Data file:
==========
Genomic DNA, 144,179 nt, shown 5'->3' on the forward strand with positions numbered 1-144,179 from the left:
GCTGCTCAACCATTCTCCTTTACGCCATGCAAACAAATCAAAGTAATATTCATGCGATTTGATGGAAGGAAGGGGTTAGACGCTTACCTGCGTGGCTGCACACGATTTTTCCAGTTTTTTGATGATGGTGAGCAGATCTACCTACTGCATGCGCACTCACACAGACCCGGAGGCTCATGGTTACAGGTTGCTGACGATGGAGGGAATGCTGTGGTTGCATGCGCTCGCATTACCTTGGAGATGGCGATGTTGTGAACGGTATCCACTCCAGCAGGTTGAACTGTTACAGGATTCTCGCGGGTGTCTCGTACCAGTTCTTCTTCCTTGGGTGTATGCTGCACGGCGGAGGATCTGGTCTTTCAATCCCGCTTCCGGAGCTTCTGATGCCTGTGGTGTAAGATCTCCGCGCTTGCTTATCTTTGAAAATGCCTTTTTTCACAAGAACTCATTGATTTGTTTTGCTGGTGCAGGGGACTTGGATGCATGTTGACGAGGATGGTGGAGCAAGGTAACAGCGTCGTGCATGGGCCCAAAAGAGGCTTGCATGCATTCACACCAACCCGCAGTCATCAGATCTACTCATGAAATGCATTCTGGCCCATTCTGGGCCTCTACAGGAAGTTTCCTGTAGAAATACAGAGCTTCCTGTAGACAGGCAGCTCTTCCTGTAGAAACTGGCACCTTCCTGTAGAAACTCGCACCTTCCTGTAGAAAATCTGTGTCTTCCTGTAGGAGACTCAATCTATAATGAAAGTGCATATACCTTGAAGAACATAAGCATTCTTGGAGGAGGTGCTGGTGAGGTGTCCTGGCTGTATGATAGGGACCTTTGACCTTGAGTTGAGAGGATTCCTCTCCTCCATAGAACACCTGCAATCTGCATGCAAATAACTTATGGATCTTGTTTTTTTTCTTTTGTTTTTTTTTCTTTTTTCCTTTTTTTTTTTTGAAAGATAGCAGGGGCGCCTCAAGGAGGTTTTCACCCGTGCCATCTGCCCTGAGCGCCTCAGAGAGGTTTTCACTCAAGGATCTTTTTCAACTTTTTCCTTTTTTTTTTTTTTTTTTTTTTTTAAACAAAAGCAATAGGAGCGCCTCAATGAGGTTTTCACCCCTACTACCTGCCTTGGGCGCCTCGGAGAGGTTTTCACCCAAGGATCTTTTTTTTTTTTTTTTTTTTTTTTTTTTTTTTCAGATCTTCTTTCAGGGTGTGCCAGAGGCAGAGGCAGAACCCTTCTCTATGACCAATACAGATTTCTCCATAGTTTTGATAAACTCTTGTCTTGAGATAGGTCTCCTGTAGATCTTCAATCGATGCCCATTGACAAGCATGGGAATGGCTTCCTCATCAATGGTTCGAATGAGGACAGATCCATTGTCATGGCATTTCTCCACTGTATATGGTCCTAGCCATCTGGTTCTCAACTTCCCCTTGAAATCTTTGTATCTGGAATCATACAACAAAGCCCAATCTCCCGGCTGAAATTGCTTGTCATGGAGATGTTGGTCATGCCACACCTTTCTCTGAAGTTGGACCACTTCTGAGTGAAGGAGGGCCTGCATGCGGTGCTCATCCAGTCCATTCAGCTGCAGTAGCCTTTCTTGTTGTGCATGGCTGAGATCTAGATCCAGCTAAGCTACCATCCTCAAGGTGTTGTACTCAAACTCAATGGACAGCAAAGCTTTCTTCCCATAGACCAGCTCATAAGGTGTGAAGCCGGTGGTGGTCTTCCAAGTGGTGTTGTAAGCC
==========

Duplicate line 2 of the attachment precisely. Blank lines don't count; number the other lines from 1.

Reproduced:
GCTGCTCAACCATTCTCCTTTACGCCATGCAAACAAATCAAAGTAATATTCATGCGATTTGATGGAAGGAAGGGGTTAGACGCTTACCTGCGTGGCTGCACACGATTTTTCCAGTTTTTTGATGATGGTGAGCAGATCTACCTACTGCATGCGCACTCACACAGACCCGGAGGCTCATGGTTACAGGTTGCTGACGATGGAGGGAATGCTGTGGTTGCATGCGCTCGCATTACCTTGGAGATGGCGATGTTGTGAACGGTATCCACTCCAGCAGGTTGAACTGTTACAGGATTCTCGCGGGTGTCTCGTACCAGTTCTTCTTCCTTGGGTGTATGCTGCACGGCGGAGGATCTGGTCTTTCAATCCCGCTTCCGGAGCTTCTGATGCCTGTGGTGTAAGATCTCCGCGCTTGCTTATCTTTGAAAATGCCTTTTTTCACAAGAACTCATTGATTTGTTTTGCTGGTGCAGGGGACTTGGATGCATGTTGACGAGGATGGTGGAGCAAGGTAACAGCGTCGTGCATGGGCCCAAAAGAGGCTTGCATGCATTCACACCAACCCGCAGTCATCAGATCTACTCATGAAATGCATTCTGGCCCATTCTGGGCCTCTACAGGAAGTTTCCTGTAGAAATACAGAGCTTCCTGTAGACAGGCAGCTCTTCCTGTAGAAACTGGCACCTTCCTGTAGAAACTCGCACCTTCCTGTAGAAAATCTGTGTCTTCCTGTAGGAGACTCAATCTATAATGAAAGTGCATATACCTTGAAGAACATAAGCATTCTTGGAGGAGGTGCTGGTGAGGTGTCCTGGCTGTATGATAGGGACCTTTGACCTTGAGTTGAGAGGATTCCTCTCCTCCATAGAACACCTGCAATCTGCATGCAAATAACTTATGGATCTTGTTTTTTTTCTTTTGTTTTTTTTTCTTTTTTCCTTTTTTTTTTTTGAAAGATAGCAGGGGCGCCTCAAGGAGGTTTTCACCCGTGCCATCTGCCCTGAGCGCCTCAGAGAGGTTTTCACTCAAGGATCTTTTTCAACTTTTTCCTTTTTTTTTTTTTTTTTTTTTTTTAAACAAAAGCAATAGGAGCGCCTCAATGAGGTTTTCACCCCTACTACCTGCCTTGGGCGCCTCGGAGAGGTTTTCACCCAAGGATCTTTTTTTTTTTTTTTTTTTTTTTTTTTTTTTTCAGATCTTCTTTCAGGGTGTGCCAGAGGCAGAGGCAGAACCCTTCTCTATGACCAATACAGATTTCTCCATAGTTTTGATAAACTCTTGTCTTGAGATAGGTCTCCTGTAGATCTTCAATCGATGCCCATTGACAAGCATGGGAATGGCTTCCTCATCAATGGTTCGAATGAGGACAGATCCATTGTCATGGCATTTCTCCACTGTATATGGTCCTAGCCATCTGGTTCTCAACTTCCCCTTGAAATCTTTGTATCTGGAATCATACAACAAAGCCCAATCTCCCGGCTGAAATTGCTTGTCATGGAGATGTTGGTCATGCCACACCTTTCTCTGAAGTTGGACCACTTCTGAGTGAAGGAGGGCCTGCATGCGGTGCTCATCCAGTCCATTCAGCTGCAGTAGCCTTTCTTGTTGTGCATGGCTGAGATCTAGATCCAGCTAAGCTACCATCCTCAAGGTGTTGTACTCAAACTCAATGGACAGCAAAGCTTTCTTCCCATAGACCAGCTCATAAGGTGTGAAGCCGGTGGTGGTCTTCCAAGTGGTGTTGTAAGCC